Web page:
A surprise asteroid about the same size as the Chelyabinsk meteor of 2013 just barely missed crashing into the Earth, reminding the world’s astronomers that we still have a long way to go in terms of detecting the more deadly of these space missiles.
The asteroid named 2017 AG13, estimated to be between 16 and 34 metres in diameter, flew by the Earth at 7:50 am EST on Monday, according to data from NASA’s Jet Propulsion Laboratory (JPL). Remarkably, the hitherto undetected space rock came hurtling by at a distance roughly half that of the moon’s orbit, just 190,000 kilometres away. A similar-sized asteroid exploded over the Russian city of Chelyabinsk on February 15, 2013, injuring 1,000 people. That blast had the power of 30 atomic bombs but at a distance of 16 kilometres up, the damage was limited.
AG13 was only spotted on Saturday as it quickly made its approach by the University of Arizona-based Catalina Sky Survey. “This is moving very quickly, very nearby to us,” said astronomer Eric Edelman with Slooh, during a live broadcast of the flyby on Monday morning. Edelman said that AG13 has a particularly elliptical orbit and that over time it crosses the paths of both Venus and Earth, travelling at a speed of 16 kilometres per second.
While the event was concerning, close shaves with asteroids are in reality not that rare – a reported 35 more Near-Earth Objects (NEOs) are scheduled to come closer than the moon to Earth during the month of January alone. Only last August, a 15 to 30 metre-wide NEO came scarily close to hitting us and was only detected hours before its flyby.
But the majority of major NEOs – ones which could prove cataclysmic if they actually made impact with the Earth – have been identified. NASA’s NEO Observations Program, responsible for finding and tracking the larger of the NEOs, stated in October of this past year that over 15,000 NEOs have now been identified, with about 30 more being added every week. “The rising rate of discovery is due to dedicated NEO surveys and upgraded telescopes coming online in recent years,” said NASA’s NEO Observations Program Manager Kelly Fast. “But while we’re making great progress, we still have a long way to go.”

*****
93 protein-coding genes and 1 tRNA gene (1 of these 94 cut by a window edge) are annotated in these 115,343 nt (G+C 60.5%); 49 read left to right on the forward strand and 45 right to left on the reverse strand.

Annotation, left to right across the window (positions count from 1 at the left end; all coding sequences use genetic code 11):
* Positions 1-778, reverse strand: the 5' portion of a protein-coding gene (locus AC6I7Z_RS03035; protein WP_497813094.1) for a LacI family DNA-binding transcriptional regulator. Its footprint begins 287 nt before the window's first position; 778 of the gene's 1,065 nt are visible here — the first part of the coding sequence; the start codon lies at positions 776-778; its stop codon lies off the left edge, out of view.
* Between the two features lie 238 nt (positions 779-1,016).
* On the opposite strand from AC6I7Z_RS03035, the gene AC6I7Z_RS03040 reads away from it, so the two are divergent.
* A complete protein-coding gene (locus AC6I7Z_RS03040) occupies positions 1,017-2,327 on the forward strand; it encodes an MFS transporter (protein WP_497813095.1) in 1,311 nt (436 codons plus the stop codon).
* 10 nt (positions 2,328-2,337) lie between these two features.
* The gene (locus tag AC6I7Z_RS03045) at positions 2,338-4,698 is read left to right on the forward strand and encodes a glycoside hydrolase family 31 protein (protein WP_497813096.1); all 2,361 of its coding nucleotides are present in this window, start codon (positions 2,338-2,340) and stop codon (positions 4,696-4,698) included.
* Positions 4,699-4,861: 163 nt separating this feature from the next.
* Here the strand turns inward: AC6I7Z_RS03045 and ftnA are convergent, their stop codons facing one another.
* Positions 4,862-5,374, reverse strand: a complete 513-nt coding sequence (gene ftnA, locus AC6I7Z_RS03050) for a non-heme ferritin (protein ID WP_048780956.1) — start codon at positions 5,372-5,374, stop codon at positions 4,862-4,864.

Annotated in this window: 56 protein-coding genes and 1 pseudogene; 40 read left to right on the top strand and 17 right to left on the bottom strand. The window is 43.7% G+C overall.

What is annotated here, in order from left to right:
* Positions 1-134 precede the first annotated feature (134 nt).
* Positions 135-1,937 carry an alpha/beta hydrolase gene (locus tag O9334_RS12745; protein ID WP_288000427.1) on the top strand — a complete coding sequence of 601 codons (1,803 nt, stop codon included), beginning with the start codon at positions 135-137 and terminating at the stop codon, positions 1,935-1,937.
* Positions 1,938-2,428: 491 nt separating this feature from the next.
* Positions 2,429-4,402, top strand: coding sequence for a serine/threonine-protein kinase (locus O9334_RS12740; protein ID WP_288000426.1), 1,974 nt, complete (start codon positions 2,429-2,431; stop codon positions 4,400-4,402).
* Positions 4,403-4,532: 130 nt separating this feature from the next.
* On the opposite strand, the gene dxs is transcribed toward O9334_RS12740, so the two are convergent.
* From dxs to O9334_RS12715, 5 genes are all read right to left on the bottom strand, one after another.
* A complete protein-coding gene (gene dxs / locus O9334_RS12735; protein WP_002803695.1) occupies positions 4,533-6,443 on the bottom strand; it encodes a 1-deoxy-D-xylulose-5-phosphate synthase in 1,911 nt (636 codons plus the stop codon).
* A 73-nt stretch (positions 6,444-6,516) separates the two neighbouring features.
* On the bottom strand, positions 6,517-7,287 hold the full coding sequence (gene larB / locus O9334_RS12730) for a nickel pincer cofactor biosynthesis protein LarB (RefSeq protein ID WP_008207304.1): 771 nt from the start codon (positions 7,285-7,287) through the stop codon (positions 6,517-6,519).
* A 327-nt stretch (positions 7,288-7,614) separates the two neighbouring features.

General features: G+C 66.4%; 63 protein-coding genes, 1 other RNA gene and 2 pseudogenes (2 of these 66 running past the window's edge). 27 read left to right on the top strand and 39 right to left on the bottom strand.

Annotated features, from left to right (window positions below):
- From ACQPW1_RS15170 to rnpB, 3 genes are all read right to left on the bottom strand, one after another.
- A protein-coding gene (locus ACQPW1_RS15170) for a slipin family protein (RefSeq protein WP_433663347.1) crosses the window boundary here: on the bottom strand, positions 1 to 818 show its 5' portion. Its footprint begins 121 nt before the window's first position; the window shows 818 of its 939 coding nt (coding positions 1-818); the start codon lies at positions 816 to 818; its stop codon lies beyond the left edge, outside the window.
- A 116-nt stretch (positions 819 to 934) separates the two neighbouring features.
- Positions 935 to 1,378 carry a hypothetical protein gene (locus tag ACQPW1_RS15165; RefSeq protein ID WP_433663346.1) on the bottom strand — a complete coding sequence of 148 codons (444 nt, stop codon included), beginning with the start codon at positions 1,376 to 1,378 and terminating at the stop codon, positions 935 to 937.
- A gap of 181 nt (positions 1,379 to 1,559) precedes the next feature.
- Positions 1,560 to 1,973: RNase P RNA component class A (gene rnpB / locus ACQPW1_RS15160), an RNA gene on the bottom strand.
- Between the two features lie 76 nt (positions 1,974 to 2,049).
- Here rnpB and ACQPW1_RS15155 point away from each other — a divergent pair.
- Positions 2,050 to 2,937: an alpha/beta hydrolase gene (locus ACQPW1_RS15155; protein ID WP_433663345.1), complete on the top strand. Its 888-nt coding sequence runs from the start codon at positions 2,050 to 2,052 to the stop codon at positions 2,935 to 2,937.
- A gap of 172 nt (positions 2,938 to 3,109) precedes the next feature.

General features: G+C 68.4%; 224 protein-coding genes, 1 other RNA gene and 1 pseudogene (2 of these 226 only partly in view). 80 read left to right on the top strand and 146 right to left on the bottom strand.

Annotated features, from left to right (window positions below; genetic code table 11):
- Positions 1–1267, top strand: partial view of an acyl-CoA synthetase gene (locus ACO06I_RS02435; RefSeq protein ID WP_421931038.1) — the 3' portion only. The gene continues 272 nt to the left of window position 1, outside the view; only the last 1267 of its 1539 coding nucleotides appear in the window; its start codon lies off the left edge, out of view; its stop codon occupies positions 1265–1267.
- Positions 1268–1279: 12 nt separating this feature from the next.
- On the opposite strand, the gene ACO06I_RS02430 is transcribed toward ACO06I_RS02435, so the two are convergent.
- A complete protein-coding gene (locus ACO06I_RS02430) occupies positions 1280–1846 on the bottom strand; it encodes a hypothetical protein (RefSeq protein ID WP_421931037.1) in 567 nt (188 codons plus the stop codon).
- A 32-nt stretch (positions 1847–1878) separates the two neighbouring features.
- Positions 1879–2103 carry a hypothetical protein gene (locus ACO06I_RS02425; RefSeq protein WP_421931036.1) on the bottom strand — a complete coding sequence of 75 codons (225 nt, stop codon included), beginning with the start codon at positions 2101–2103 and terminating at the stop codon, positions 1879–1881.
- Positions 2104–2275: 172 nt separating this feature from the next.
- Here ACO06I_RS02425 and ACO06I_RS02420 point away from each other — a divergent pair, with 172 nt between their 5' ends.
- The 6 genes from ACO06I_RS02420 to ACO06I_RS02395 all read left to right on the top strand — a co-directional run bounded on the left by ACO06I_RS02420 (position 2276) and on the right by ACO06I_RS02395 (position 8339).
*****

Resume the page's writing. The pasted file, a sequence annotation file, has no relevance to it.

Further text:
Currently, space agencies around the world are funding asteroid-based missions, aimed at learning more about their composition and, importantly, how we might go about rerouting a potentially hazardous one. NASA’s OSIRIS-REx space probe is presently on its way to the asteroid Bennu, aiming to bring back to Earth samples from the space rock, while the space agency’s Discovery Program has just announced a pair of missions to asteroids, set to launch in the early 2020s.
Both missions have significant contributions from Canadian-based research, as OSIRIS-REx is equipped with a laser altimeter to map the surface of Bennu, provided by the Canadian Space Agency, and the new Discovery mission to the asteroid 16 Psyche will run on a spacecraft platform made by Canadian-based communications company, MacDonald, Dettwiler and Associates.
Scientists say that the Earth is, in fact, bombarded with space rocks and debris on a regular basis, including about 100 tonnes of material in the form of tiny grains of dust and sand that impact and add to the Earth’s mass every day.